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From Leipzig to Hypezig - hipsters eye new playground

LEIPZIG, Germany (Reuters) - With its cheap rents, dance clubs in abandoned factories and a pulsing arts scene, Leipzig has a chance to shed its image as the poverty capital of Germany, but some locals resent the new-found popularity that has earned it the nickname “Hypezig”.

Famous for the anti-communist protests at the Nikolaikirche church that helped bring down the Berlin Wall, Leipzig has bucked the trend of most towns in the former German Democratic Republic (GDR), which have grown old and shrunk since reunification.

The arrival of big-name employers like DHL, Amazon and BMW in the mid-2000s, and the opening last year of the first underground railway line, have underpinned growth in the city of 530,000, located 100 miles southwest of Berlin.

German Chancellor Angela Merkel, philosopher Friedrich Nietzsche and writer Johann Wolfgang von Goethe all studied in Leipzig, whose 37,000 students give it a dynamic feel.

But mention “Hypezig” beyond the factories and basements converted into galleries, studios, vegan eateries and music venues, and locals react the same way many residents of east Berlin do after a decade of gentrification in the capital.

“We need to watch how the city develops as a whole,” said Juliane Nagel, a leftist member of Leipzig’s city council, who worries that the gentrification could exacerbate inequality, as incomes and rents rise in some boroughs and stagnate in others.

Resident Andre Herrmann is so incensed by the cookie-cutter media coverage of the city’s supposed boom that he documents it on a Tumblr site called “Hypezig - Please Stay in Berlin!”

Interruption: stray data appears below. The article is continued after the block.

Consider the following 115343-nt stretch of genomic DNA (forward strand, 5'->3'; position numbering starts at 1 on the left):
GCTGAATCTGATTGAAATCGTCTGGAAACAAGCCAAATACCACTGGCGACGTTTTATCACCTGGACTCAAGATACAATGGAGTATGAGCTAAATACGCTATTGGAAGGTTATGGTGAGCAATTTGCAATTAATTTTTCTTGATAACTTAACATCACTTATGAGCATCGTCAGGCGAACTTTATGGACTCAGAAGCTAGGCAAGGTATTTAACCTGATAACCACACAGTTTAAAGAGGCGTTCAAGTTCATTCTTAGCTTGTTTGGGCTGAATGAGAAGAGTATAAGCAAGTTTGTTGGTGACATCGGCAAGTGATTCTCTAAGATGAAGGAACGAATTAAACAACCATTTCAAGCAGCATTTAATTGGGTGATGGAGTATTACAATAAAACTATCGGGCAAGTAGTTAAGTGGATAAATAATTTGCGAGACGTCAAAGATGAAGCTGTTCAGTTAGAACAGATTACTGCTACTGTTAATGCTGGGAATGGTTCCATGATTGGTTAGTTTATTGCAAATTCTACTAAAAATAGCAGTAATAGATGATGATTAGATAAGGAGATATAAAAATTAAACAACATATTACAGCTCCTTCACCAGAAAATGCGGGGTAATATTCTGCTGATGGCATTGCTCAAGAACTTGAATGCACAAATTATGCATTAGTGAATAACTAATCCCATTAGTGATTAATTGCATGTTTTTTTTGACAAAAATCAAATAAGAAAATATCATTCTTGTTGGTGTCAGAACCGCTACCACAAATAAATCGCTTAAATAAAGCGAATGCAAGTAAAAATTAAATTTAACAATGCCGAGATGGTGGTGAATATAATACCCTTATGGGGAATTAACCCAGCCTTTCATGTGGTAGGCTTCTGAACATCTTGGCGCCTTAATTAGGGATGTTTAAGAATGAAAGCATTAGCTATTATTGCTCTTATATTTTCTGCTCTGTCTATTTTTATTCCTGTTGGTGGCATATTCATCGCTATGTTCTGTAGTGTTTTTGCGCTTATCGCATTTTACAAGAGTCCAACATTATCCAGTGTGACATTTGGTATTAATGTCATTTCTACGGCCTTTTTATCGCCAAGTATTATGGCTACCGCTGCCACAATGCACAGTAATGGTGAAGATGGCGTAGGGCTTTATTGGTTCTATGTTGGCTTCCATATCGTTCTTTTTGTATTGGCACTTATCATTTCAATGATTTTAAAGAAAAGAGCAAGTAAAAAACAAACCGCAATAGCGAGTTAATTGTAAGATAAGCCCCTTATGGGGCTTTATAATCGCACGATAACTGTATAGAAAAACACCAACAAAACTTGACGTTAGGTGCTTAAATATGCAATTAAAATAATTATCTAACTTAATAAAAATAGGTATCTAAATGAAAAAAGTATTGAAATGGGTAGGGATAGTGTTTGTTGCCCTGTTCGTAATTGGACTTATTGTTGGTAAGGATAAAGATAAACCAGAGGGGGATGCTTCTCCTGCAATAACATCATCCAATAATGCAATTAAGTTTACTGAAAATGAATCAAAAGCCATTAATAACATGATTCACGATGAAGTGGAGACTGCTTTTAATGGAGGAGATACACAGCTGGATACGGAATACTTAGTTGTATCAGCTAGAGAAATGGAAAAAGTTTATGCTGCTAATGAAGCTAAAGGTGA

“There’s a discrepancy between the city as it is, and the city you see in the media,” said Dominik Krauss, who is working with Alexander Dietze to convert the deserted department store Kaufhaus Held into a cultural complex.

Leipzig’s abandoned buildings offer a blank canvas for entrepreneurial types like Krauss and Dietze to create new community spaces, but they’re also ripe for speculative practices by firms looking to capitalize on the hype.

Although the city’s average residential rent hovers around 5 euros per square meter, apartment buildings bought and renovated by large real estate firms in the western part of the city are now asking upwards of 8 euros per square meter.


“It’s not a problem to build these expensive lofts,” Krauss said. “The problem is finding someone who can afford to live there.”

Behind the crumbling edifices emblazoned with graffiti, Leipzig’s residents face social and economic uncertainties that threaten to sabotage the city’s future.

The unemployment rate has nearly halved in the past decade but the city was crowned “Poverty Capital of Germany” by the media in 2011, when average household income was half the national average.

It has since lost this ignominious title to Dortmund, but more than a quarter of the population still live in poverty, meaning they earn less than 60 percent of the average income.

Even some relative newcomers like French artist Nans Quetel, who was drawn to Leipzig in 2009 by the creative atmosphere and affordable rents, worry that the arrival of brunching hipsters could spoil the city’s gritty bohemian appeal.

“Gentrification is normal,” he said. “But what kind of gentrification? And how?”

Leipzig’s centre-left mayor, Burkhard Jung, has other concerns. He said plans to build a refuge for asylum-seekers and a mosque had revealed a surprising undercurrent of hostility to foreigners.

Although the number of non-Germans moving to Leipzig has increased over the past five years, the city remains relatively homogenous compared to other major German cities.

“I have experienced xenophobia to a degree that I would not have thought possible in Leipzig,” Jung said in an email exchange with Reuters.

Like many mayors in the former GDR, he worries that the expiry in 2019 of the “Solidarity Pact” whereby western states fund reconstruction in the east will make it difficult for Leipzig’s infrastructure to keep up with its population growth.

Reporting by Monica Raymunt; Editing by Stephen Brown and Noah Barkin